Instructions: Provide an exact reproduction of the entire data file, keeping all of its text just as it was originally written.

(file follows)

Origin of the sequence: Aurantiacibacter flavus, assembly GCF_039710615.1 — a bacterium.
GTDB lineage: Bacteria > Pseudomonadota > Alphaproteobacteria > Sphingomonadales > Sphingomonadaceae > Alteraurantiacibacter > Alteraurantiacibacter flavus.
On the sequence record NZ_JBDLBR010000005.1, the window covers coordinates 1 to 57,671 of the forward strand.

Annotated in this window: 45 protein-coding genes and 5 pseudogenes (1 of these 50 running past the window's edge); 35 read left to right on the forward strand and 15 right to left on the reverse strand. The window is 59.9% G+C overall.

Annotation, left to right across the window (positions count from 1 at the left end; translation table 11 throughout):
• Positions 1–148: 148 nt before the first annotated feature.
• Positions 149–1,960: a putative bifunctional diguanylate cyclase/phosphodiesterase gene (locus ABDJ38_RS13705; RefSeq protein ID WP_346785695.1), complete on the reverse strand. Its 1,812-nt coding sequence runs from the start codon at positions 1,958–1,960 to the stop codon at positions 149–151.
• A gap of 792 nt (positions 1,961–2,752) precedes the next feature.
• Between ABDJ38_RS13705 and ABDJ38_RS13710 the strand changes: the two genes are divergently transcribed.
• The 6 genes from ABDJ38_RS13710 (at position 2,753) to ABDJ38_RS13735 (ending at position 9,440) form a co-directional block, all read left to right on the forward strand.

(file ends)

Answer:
Origin of the sequence: Aurantiacibacter flavus, assembly GCF_039710615.1 — a bacterium.
GTDB lineage: Bacteria > Pseudomonadota > Alphaproteobacteria > Sphingomonadales > Sphingomonadaceae > Alteraurantiacibacter > Alteraurantiacibacter flavus.
On the sequence record NZ_JBDLBR010000005.1, the window covers coordinates 1 to 57,671 of the forward strand.

Annotated in this window: 45 protein-coding genes and 5 pseudogenes (1 of these 50 running past the window's edge); 35 read left to right on the forward strand and 15 right to left on the reverse strand. The window is 59.9% G+C overall.

Annotation, left to right across the window (positions count from 1 at the left end; translation table 11 throughout):
• Positions 1–148: 148 nt before the first annotated feature.
• Positions 149–1,960: a putative bifunctional diguanylate cyclase/phosphodiesterase gene (locus ABDJ38_RS13705; RefSeq protein ID WP_346785695.1), complete on the reverse strand. Its 1,812-nt coding sequence runs from the start codon at positions 1,958–1,960 to the stop codon at positions 149–151.
• A gap of 792 nt (positions 1,961–2,752) precedes the next feature.
• Between ABDJ38_RS13705 and ABDJ38_RS13710 the strand changes: the two genes are divergently transcribed.
• The 6 genes from ABDJ38_RS13710 (at position 2,753) to ABDJ38_RS13735 (ending at position 9,440) form a co-directional block, all read left to right on the forward strand.